What does the term "burl" mean in Honduras Rosewood Burl?
A "burl" is actually composed of hundreds or thousands of bud growths, but instead of growing into branches, these buds stopped growing and became dormant just after emerging from the tree, typically less than 1/4 of an inch long on Honduras Rosewood Burls. Hiding these almost needle-sharp woody thorn-like growths is an atypical swirly-pattern bark which is thicker than the bark on the unaffected area of the tree. The more buds grow out of the area, the more the tree trunk distends.
Though burls can come in numerous shapes and different trees can produce more uniquely distinct burls, the most common shape of a burl is a half of a sphere. Imagine a football (known to Americans as a "soccer" ball), cut in half and stuck to the side of a tree trunk. A burl, depending in the species and size or age of the tree can range in size from smaller than half a baseball to the size of a Volkswagen Bug!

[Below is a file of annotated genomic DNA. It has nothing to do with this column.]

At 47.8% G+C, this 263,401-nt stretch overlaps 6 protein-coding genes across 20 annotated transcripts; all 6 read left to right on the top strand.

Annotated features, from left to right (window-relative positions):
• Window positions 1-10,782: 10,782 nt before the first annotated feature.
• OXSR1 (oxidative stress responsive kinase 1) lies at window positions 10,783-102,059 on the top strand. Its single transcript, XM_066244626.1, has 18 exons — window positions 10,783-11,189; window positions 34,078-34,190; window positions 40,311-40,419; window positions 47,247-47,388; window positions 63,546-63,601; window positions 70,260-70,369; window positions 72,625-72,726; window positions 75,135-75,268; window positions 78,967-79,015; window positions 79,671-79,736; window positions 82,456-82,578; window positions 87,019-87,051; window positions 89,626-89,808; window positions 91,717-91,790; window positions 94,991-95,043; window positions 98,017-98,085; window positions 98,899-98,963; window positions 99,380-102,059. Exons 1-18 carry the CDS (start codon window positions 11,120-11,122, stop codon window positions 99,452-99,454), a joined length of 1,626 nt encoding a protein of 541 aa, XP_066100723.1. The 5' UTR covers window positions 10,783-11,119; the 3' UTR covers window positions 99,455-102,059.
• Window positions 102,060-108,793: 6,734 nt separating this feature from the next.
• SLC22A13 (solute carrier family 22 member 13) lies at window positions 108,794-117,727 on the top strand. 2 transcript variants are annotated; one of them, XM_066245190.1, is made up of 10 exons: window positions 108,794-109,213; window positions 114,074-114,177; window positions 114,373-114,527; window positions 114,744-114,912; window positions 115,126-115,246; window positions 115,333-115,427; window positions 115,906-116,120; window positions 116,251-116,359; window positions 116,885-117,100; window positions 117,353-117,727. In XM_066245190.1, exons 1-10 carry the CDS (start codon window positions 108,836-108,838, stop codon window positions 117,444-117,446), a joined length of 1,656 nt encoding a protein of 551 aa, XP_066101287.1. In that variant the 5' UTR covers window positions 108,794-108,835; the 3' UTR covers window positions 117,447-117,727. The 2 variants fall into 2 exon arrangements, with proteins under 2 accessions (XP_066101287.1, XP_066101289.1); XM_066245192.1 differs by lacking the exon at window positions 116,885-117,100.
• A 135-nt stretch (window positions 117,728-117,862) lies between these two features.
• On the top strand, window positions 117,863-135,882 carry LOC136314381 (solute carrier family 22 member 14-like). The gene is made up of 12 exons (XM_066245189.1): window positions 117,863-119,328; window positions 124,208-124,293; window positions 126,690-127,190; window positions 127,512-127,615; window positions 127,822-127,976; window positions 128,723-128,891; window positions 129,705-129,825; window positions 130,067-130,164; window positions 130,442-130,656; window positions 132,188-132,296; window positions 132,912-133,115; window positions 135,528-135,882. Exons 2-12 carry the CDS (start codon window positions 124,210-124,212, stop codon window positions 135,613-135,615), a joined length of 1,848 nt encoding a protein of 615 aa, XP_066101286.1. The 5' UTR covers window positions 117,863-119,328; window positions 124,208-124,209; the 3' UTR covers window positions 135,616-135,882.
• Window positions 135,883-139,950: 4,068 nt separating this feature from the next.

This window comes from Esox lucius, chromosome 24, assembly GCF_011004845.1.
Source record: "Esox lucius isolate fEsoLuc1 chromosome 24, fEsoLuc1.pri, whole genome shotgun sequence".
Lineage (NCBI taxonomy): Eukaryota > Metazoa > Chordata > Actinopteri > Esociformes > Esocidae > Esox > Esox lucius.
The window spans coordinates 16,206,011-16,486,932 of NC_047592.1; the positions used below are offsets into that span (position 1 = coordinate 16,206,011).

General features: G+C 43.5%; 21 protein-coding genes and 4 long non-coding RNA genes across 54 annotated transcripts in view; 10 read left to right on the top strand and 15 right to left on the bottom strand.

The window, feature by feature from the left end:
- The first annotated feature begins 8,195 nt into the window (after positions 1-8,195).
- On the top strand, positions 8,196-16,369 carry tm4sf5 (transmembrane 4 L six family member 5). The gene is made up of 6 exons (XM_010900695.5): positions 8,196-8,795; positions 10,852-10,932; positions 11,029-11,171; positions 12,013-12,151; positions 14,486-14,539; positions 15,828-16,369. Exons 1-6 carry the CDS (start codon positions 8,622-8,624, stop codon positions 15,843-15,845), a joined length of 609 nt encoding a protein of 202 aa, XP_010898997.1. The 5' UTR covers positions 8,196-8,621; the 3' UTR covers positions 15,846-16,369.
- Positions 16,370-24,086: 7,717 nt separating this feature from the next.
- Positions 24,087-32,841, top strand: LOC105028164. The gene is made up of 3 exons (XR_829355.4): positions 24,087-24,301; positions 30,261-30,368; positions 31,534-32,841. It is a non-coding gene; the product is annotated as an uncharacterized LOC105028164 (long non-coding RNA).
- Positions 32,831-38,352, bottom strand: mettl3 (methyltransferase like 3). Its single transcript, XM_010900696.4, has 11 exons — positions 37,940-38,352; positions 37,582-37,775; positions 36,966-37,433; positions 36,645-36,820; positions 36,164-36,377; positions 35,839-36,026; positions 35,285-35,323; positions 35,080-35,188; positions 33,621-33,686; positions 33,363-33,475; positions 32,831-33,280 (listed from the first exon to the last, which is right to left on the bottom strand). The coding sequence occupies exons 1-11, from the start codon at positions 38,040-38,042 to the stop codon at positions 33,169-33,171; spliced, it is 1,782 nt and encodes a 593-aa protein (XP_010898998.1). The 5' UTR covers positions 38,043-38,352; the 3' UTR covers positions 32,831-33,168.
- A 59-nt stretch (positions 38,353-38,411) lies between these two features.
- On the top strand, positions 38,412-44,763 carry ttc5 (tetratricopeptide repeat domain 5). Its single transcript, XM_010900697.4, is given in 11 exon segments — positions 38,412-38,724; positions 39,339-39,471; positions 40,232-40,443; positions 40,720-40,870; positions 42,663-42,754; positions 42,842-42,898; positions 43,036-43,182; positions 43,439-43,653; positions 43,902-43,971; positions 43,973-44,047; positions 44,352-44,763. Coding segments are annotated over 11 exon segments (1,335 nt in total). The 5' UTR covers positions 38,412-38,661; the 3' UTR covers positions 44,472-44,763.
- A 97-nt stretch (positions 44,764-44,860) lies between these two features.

Burls rarely occur on most species of trees but can be slightly more common on other types of trees.
No one knows exactly what the trigger is that causes a burl to develop. There are theories but none worth repeating.
As is with any gem, and Honduras Rosewood Burl certainly is a gem, the more rare and beautiful the wood and the burl, the valuable it is!
by Julian Sherrard, Proprietor, The Orange Gallery
Rosewood, Dalbergia stevensonii,
Common Name: Honduran Rosewood
Dalbergia stevensonii, is a medium-sized tree found in broadleaf evergreen swamp forests of Belize, Guatemala and Mexico, typically along rivers. Honduras rosewood is very dense and durable, and a valuable timber.
Description: Medium to dark pinkish brown,with dark streaks
Zericote Wood, Cordia dodecandra
Other Name: Ziricote, Ciricote
Other Names: Chechen, Chechem
Other name: Cabbagebark
Jobillo (ho be yo)
The Janka Hardness Scale - Get a good idea of the relative hardness of various types of wood.